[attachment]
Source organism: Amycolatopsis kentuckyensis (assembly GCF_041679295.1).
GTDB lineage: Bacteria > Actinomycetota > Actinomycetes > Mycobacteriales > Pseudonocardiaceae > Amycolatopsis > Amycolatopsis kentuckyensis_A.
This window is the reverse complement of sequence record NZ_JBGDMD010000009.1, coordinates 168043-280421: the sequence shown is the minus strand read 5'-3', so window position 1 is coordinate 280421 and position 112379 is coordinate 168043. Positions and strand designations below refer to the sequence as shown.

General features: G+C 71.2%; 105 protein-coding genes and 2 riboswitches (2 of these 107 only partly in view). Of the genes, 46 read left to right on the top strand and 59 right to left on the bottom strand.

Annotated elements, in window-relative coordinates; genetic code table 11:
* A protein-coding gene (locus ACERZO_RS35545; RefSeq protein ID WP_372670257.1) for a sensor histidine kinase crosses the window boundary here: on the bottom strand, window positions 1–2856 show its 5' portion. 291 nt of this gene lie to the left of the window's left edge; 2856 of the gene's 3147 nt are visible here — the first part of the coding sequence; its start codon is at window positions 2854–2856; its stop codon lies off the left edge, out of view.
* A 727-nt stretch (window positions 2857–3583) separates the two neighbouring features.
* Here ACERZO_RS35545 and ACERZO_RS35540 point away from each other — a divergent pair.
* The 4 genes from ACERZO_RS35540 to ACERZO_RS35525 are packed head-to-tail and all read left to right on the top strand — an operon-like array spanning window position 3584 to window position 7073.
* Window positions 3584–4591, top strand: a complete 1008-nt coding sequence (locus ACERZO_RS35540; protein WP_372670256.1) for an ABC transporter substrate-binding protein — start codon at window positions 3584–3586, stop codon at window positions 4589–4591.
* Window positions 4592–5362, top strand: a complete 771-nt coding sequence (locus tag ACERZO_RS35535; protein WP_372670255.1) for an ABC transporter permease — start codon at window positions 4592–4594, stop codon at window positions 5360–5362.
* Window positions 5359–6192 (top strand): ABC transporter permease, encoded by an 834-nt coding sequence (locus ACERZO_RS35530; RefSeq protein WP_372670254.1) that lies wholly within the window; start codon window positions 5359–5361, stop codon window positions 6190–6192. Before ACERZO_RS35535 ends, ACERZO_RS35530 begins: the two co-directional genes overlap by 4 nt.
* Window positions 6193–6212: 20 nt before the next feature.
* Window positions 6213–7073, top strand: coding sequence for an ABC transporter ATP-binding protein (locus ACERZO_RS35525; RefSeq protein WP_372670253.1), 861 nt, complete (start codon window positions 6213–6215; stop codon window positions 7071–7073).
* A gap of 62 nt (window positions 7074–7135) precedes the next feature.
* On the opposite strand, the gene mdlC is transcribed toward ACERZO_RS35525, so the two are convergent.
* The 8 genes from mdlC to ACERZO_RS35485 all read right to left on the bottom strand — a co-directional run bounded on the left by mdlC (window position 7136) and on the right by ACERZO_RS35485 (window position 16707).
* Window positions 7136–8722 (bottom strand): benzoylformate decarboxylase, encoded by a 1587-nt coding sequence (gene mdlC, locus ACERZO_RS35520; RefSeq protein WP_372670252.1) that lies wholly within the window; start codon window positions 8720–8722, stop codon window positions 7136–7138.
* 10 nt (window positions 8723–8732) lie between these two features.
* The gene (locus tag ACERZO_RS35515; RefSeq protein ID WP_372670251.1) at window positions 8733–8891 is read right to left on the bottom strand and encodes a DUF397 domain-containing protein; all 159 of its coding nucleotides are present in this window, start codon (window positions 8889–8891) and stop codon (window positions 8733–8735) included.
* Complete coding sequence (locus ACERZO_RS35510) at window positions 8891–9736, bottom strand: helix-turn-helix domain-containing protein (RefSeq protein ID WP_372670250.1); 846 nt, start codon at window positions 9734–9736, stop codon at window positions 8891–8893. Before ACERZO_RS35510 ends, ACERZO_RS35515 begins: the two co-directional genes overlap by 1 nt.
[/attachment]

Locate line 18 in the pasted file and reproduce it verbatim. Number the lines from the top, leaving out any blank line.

* Window positions 7136–8722 (bottom strand): benzoylformate decarboxylase, encoded by a 1587-nt coding sequence (gene mdlC, locus ACERZO_RS35520; RefSeq protein WP_372670252.1) that lies wholly within the window; start codon window positions 8720–8722, stop codon window positions 7136–7138.